Interview with Theresa Crater by Ellis Nelson

Theresa Crater and I are both members of the Visionary Fiction Alliance and that’s where I became aware of her work. A short blurb introducing her novel, called The Star Family, convinced me I had to read her book. Who could resist this?

Theresa Crater Visionary Fiction Author

Whoever holds the key decides the future of humanity…

Jane Frey is furious about her unceremonious firing. Facing a bleak future in her fifties, her life takes an unexpected turn as she inherits an English Tudor mansion. But when mysterious nighttime chanting leads her to a secret chamber, she becomes entangled in a clandestine society with unsettling aims…

After uncovering more about her family bloodline, she’s removed from the ancient property. But her mind won’t let her move on. She’s haunted by an enigmatic song repeating in her head, and she follows the tune deeper into a dark, global conspiracy…

Can Jane keep the music and humankind alive, or will the final note end in bloodshed?

The Star Family is a captivating metaphysical mystery. If you like slow-burn thrillers, Christmas adventures, and fiction that turns history on its head, then you’ll love Theresa Crater’s gripping novel.”

I couldn’t resist. Immediately, I was drawn into the mystery. Jane Frey was raised in the Moravian tradition, one of the oldest Protestant denominations dating back to the 15th Century. But she knows precious little about their history or esoteric beliefs. I welcomed the opportunity to learn about this group right along with Jane. We also encountered Masons, sacred geometry, Tantric sex, and an exploration of Prague (medieval headquarters to all things alchemical). Yum! Theresa’s novel is original and fast moving. Join me as I delight in talking with her about her novel.

Welcome Theresa! Thanks for spending some time today talking about your book.

Theresa Crater
Theresa Crater

Can you talk a little about what inspired you to write this book? I know you have Moravian roots.

I was at the International New Age Trade Show with my partner Stephen Mehler, who was going to be videoed about his new book, and I saw a book called William Blake’s Sexual Path to Spiritual Vision. I love Blake and who wouldn’t pick up a title like that? On the first page it said that Blake’s mother had been a Moravian. On top of that, it said that she was a member during the 1740s when the group was teaching metaphysics and sacred sexuality. They were connected to the Rosicrucians. The Templars had a metal forge in the very alleyway they were located in. All my metaphysical sensor alarms went off. I was stunned. I was raised Moravian and had never heard of such a thing. I could just imagine my grandfather’s reaction! Why was I never told about all this? I had to research it further.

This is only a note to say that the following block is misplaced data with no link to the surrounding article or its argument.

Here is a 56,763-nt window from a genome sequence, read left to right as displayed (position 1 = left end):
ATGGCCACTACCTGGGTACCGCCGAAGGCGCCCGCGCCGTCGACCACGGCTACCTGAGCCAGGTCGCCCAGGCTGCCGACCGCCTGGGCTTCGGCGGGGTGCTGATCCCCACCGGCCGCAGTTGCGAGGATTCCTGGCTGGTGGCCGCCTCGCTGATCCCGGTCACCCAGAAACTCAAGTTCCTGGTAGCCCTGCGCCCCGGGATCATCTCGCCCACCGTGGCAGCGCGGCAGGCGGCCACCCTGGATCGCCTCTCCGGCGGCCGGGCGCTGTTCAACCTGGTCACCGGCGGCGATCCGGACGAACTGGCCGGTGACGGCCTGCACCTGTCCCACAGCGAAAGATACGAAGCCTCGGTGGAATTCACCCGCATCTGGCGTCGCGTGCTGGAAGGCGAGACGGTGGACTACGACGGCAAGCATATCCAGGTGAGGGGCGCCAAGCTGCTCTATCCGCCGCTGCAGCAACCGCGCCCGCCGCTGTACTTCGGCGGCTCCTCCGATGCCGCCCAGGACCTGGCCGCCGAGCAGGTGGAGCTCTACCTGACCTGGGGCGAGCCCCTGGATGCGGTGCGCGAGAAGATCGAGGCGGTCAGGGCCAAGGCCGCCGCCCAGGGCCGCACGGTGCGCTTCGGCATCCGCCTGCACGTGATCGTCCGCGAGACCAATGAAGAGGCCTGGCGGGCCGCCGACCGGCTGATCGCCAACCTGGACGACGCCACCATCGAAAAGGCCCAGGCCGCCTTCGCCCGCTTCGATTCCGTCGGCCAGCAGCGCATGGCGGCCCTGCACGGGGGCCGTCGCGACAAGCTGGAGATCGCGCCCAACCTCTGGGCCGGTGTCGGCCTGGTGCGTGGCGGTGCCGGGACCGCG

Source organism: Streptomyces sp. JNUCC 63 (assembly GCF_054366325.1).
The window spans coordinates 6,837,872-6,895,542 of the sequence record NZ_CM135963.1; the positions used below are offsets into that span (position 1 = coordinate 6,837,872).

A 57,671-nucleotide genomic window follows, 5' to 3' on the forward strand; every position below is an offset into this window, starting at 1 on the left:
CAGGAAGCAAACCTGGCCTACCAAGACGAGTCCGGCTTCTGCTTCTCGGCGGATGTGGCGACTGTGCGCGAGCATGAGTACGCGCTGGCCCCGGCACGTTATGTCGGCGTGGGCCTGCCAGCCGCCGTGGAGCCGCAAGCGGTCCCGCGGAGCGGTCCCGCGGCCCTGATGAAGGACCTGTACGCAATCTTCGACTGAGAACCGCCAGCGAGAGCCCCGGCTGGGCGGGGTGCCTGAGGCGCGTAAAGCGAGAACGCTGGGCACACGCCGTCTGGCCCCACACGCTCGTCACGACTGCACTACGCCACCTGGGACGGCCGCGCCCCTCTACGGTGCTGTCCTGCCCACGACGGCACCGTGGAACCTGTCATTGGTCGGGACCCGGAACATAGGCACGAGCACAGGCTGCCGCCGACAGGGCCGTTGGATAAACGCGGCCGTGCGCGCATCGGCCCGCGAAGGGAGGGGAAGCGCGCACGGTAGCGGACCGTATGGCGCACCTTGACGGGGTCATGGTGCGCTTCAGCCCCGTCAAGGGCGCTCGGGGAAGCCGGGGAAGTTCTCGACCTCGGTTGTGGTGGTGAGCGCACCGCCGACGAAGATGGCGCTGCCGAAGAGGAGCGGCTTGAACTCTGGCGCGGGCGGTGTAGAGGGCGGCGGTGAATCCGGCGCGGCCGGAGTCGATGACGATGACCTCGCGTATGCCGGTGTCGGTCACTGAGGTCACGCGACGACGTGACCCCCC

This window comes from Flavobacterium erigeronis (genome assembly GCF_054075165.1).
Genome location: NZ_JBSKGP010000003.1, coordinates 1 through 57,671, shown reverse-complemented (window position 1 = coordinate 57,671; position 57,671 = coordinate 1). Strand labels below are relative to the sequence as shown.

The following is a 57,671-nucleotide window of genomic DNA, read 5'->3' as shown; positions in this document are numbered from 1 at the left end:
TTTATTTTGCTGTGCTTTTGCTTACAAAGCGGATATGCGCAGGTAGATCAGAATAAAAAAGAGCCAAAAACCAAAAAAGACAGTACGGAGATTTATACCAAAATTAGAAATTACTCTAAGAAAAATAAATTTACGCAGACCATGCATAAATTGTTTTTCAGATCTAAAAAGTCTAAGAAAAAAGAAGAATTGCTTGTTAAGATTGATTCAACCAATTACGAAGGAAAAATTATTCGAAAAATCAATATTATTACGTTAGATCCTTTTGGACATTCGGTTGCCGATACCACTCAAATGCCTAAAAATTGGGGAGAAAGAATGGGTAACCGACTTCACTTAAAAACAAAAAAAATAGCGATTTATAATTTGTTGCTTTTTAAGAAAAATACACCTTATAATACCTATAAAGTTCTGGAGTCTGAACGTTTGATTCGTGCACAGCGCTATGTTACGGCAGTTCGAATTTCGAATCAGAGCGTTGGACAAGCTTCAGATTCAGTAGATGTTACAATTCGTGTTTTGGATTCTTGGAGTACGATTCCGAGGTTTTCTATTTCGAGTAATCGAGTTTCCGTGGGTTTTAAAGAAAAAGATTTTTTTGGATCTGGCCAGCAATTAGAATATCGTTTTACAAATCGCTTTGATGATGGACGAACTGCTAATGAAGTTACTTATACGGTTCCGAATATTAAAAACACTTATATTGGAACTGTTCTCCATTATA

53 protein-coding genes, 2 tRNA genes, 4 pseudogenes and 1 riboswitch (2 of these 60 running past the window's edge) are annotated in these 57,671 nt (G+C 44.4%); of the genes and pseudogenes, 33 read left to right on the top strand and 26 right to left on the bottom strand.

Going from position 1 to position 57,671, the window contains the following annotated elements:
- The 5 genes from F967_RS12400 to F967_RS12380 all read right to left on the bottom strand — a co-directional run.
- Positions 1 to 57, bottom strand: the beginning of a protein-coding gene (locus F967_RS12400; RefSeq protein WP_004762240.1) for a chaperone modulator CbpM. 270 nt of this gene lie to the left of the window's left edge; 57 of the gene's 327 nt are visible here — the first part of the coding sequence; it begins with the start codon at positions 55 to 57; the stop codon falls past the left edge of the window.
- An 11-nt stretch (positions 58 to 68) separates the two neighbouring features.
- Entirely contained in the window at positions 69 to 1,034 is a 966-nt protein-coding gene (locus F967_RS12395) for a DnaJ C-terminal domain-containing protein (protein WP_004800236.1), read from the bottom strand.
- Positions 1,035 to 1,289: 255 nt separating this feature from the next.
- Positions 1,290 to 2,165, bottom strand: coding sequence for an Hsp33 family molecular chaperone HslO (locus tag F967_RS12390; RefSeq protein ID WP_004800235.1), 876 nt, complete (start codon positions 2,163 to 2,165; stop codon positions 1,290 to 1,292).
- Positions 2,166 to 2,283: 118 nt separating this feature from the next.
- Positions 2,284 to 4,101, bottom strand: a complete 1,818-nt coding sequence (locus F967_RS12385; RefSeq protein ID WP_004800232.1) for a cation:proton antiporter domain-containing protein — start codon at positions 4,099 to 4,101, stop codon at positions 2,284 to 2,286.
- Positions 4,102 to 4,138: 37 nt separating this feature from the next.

In what ways are you like your main character, Jane Frey? How are you different?

Jane and I were both raised Moravians in Winston-Salem, NC. I used my family tree to fill out names in the book, plus famous Moravians. She’s named after my grandmother and great grandmother. We both studied music, but ended up doing different things. We were both somewhat disillusioned older women. (I was warned not to have an older protagonist, but women in their 50s and 60s buy tons of books. We deserve a face in a book.) Jane and I both have a spiritual bent.

But Jane is good at math and went into finance. I became a meditation teacher, then ran out of money and got an advanced degree in literature. I retired from teaching literature and creative writing at the university level, but still teach part-time. I also do meditation classes occasionally. Jane fell in love with her high school sweetheart, a romance cliché I indulged in for the novel. She also moved back home. I still live in Colorado.

There are elements of the story that involve the idea of fate. How do you view fate operating (or not operating) in our lives?

I believe we come into each life with a purpose. We’re here to learn something, do something, and most importantly, embody full consciousness—as much as we can. The universe is alive and interacts with us constantly to give us feedback and help us stay on course. That is fate, messages sent to us from Universal Mind through the world around us and inside us, too—that small, quiet voice of our intuition. But if we get off course or don’t accomplish our mission, the universe doesn’t hold it against us. God, if you will, doesn’t judge. God is besotted with us and all of creation. Since we are not really separated from Universal Mind, there is really no problem. That’s hard to remember when we experience the difficulties of this world, but this is a spiritual training ground, like the Temperance card in Tarot.